You want people to get to know you for you – that requires authenticity. You do not have to fake the funk to get them to like you. The point of them getting to know you, is to get to know YOU, not who you think they should know. Don't parade around to be someone you're not for the sake of their approval. Instead, honor the woman you truly are and showcase her. Show them why your beau wants to date you in the first place. Laugh at the jokes that you think are funny. Share your personal stories. Explain the work you do and why it's meaningful. You can even share about your own family who you probably miss at this point. The purpose is, allow yourself to be yourself. Don't put on a façade to impress anyone – mothers and grandmothers can see right through that. Instead, be you.

7. Don’t take anything personal. 

In some extreme circumstances, a family may not be as welcoming as you'd expect. Often, that behavior has nothing to do with you, but with the family member themselves. Don't be down on yourself because of it. People will have their opinions; if the family is decent, they will at least repress those opinions until after you leave. If they don't, however, it's not you, it's them. Understand that there are family dynamics, histories, and past behaviors that have nothing to do with you. Don't pick up what they're putting down and get discouraged. Instead, pile through with the good spirit you had walking in.

8. Just breathe. 

This is just the first of what may be many meetings. They will not get to know all that you are on this day alone – not with all the football, cooking, and food comas that'll be going around. This is simply their introduction to you – and you, them. Don't stress yourself out about what this day will bring; instead, delight in leaving your bae's family and friends with a great first impression of you!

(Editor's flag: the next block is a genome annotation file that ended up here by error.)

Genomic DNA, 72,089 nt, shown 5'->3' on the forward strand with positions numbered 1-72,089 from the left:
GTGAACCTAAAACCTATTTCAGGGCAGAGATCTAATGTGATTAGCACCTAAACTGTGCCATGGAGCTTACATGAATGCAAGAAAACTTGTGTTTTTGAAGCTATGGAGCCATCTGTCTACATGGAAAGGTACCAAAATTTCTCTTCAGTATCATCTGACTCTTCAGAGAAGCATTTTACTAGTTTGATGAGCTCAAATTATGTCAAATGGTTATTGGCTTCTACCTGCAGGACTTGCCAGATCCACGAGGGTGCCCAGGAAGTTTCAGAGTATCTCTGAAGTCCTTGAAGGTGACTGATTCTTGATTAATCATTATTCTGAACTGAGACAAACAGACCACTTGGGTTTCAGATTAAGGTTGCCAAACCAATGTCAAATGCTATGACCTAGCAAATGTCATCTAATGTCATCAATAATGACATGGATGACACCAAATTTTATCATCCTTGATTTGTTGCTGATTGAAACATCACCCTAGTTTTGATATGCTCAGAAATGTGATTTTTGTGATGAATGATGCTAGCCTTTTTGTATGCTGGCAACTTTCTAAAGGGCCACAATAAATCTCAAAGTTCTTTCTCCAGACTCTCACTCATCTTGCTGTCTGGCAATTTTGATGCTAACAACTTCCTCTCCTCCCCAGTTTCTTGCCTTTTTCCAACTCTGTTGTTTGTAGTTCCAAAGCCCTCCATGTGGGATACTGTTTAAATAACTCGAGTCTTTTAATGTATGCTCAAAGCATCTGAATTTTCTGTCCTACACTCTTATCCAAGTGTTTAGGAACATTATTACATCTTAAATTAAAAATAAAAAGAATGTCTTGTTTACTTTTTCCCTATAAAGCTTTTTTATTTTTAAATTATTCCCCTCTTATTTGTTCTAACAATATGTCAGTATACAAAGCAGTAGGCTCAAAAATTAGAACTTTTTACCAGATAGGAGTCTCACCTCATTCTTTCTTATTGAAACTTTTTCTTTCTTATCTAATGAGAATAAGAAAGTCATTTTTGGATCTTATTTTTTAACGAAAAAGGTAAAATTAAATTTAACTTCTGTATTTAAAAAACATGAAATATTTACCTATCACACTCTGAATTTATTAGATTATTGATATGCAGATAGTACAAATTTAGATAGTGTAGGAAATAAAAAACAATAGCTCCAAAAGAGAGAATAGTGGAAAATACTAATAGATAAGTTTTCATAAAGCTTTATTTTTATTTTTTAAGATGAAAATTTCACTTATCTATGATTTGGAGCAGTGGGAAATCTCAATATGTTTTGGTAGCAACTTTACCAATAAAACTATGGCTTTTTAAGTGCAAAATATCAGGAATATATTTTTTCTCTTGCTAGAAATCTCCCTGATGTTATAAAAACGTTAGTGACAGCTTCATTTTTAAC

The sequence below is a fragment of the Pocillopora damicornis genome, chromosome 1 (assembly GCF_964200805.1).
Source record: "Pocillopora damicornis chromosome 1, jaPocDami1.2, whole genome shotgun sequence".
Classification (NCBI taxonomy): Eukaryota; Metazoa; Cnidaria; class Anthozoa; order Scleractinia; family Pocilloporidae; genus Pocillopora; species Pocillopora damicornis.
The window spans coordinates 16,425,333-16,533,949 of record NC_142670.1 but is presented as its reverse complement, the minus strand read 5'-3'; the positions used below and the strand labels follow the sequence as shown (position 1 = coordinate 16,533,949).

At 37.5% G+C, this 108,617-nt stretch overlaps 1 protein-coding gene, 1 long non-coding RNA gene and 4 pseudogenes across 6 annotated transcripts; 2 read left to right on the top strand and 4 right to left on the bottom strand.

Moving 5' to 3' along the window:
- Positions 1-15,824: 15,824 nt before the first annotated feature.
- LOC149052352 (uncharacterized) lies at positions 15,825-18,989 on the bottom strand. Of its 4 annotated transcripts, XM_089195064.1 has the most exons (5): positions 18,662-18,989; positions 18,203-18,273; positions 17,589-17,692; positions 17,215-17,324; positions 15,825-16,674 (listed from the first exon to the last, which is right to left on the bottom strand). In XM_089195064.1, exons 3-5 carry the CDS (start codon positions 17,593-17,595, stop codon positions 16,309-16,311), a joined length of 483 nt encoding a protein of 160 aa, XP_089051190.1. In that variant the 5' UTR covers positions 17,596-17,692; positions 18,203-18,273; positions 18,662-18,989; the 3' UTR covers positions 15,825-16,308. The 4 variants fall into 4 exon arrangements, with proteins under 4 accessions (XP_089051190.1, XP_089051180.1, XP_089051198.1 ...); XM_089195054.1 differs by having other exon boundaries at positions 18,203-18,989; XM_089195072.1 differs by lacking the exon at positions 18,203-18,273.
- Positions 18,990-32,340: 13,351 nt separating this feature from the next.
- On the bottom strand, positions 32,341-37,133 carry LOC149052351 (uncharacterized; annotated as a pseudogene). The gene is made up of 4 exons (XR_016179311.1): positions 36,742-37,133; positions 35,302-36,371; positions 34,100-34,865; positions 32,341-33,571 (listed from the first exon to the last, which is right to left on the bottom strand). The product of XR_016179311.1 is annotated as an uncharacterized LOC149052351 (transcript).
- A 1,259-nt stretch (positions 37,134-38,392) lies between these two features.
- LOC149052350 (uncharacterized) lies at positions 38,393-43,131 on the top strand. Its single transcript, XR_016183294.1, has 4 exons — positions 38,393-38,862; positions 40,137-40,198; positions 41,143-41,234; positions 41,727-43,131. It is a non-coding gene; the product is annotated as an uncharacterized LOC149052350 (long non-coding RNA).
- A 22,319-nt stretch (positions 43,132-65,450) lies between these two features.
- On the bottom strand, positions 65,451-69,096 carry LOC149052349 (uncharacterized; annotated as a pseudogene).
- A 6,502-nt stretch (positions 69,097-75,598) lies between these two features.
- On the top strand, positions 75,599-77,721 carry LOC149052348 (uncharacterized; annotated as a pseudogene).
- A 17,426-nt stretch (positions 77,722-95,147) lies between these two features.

Featured image by Getty Images

ACLU By ACLUSponsored

Over the past four years, we grew accustomed to a regular barrage of blatant, segregationist-style racism from the White House. Donald Trump tweeted that “the Squad," four Democratic Congresswomen who are Black, Latinx, and South Asian, should “go back" to the “corrupt" countries they came from; that same year, he called Elizabeth Warren “Pocahontas," mocking her belief that she might be descended from Native American ancestors.

But as outrageous as the racist comments Trump regularly spewed were, the racially unjust governmental actions his administration took and, in the case of COVID-19, didn't take, impacted millions more — especially Black and Brown people.

To begin to heal and move toward real racial justice, we must address not only the harms of the past four years, but also the harms tracing back to this country's origins. Racism has played an active role in the creation of our systems of education, health care, ownership, and employment, and virtually every other facet of life since this nation's founding.

Our history has shown us that it's not enough to take racist policies off the books if we are going to achieve true justice. Those past policies have structured our society and created deeply-rooted patterns and practices that can only be disrupted and reformed with new policies of similar strength and efficacy. In short, a systemic problem requires a systemic solution. To combat systemic racism, we must pursue systemic equality.

What is Systemic Racism?

A system is a collection of elements that are organized for a common purpose. Racism in America is a system that combines economic, political, and social components. That system specifically disempowers and disenfranchises Black people, while maintaining and expanding implicit and explicit advantages for white people, leading to better opportunities in jobs, education, and housing, and discrimination in the criminal legal system. For example, the country's voting systems empower white voters at the expense of voters of color, resulting in an unequal system of governance in which those communities have little voice and representation, even in policies that directly impact them.